Improving Vase Life of Cut Flowers

Calcium is commonly applied to cut flower crops as it is a key nutrient in ensuring good vase life and stem weight, both important quality parameters in the market. However, the common methods for testing calcium levels can give misleading results, as leaf tissue levels are not a good indicator of calcium levels in other parts of the plant.

Here we discuss how best to monitor calcium status in cut flower crops, and strategies for improving calcium fertilisation in two example species – roses and chrysanthemums.

To understand how to improve calcium nutrition in flower crops we first need to understand how it moves through the plant and is absorbed.

There are three main factors that influence the effectiveness of calcium fertilisation on flower crops, understanding them can help farmers make the best choices for improving vase life. The three factors are:

1. Transport

Calcium is not phloem mobile, so unlike most other nutrients it moves through the plant with water via the xylem. This means that movement is upwards and outwards and mass flow of calcium is towards the parts of the plant with highest transpiration.

The upper leaves get the lions share of access to calcium, and other parts of the plant like flowers, of shaded leaves get less throughput

2. Absorption

Calcium enters plant tissue from the water moving through xylem via active transport, it can not enter passively. The absorption of calcium into plant tissue is directly linked to auxin (a plant hormone) levels; parts of plants lower in auxins are less able to absorb calcium.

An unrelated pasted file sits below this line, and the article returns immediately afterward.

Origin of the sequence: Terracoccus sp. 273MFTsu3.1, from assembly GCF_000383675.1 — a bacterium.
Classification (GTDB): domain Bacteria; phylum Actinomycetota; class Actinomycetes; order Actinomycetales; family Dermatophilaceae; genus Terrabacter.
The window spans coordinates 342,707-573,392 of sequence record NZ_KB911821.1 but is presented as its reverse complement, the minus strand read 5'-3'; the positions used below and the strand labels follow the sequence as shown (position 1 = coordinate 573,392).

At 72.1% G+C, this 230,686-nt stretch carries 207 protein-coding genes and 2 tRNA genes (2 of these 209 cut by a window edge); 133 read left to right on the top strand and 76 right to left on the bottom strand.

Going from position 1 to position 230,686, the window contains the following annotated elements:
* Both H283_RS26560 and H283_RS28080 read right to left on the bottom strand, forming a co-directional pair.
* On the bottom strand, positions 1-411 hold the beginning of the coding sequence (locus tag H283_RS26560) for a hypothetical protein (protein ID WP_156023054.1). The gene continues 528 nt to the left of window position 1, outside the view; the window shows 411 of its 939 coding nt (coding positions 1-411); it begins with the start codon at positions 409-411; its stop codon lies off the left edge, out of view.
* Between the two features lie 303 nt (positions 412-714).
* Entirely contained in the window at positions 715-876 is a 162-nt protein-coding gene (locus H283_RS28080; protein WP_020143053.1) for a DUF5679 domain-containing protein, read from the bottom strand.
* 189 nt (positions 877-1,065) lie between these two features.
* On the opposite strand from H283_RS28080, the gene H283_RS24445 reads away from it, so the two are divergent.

Applying conventional calcium fertilizer to parts of plants that have low auxin levels does little to improve calcium content.

Auxins are not evenly distributed in flower crops. New leafy growth is high in auxin and can easily absorb calcium, but flower petals and older leaves lower down the stem are lower and inherently less able to absorb calcium no matter how much is applied.

3. Stress

Stressful growing conditions have a marked effect on calcium status in plant cells. When plants experience poor growing conditions they synthesize more of a hormone called Ethylene. One of the effects of ethylene exposure in plants is the movement of bound calcium in cell walls to the interior of the cell. The calcium is used as an ‘on switch’ for stress signaling, but this leads to a weakening of cell walls, an increase in disease susceptibility, and a reduction in vase life.
Plants can have a good calcium status but become low during stress periods. in petals and older leaves it can be hard to replace regardless of the quantity supplied to the crop in a fertilization program.
When we apply these three basic principles to different cut flower crops we can understand better how to improve vase life. In this article, I will take two widely grown cut flower crops that need a different approach to illustrate how plant physiology can help agronomy.

Best vase-life strategy for roses

In cut roses, the vase life is predominantly determined by petal quality. Petals falling, or contracting botrytis are both correlated with low calcium levels.

Below is data taken from a study in the Netherlands. We can see that there is a huge disparity in calcium content between the petals and leaves.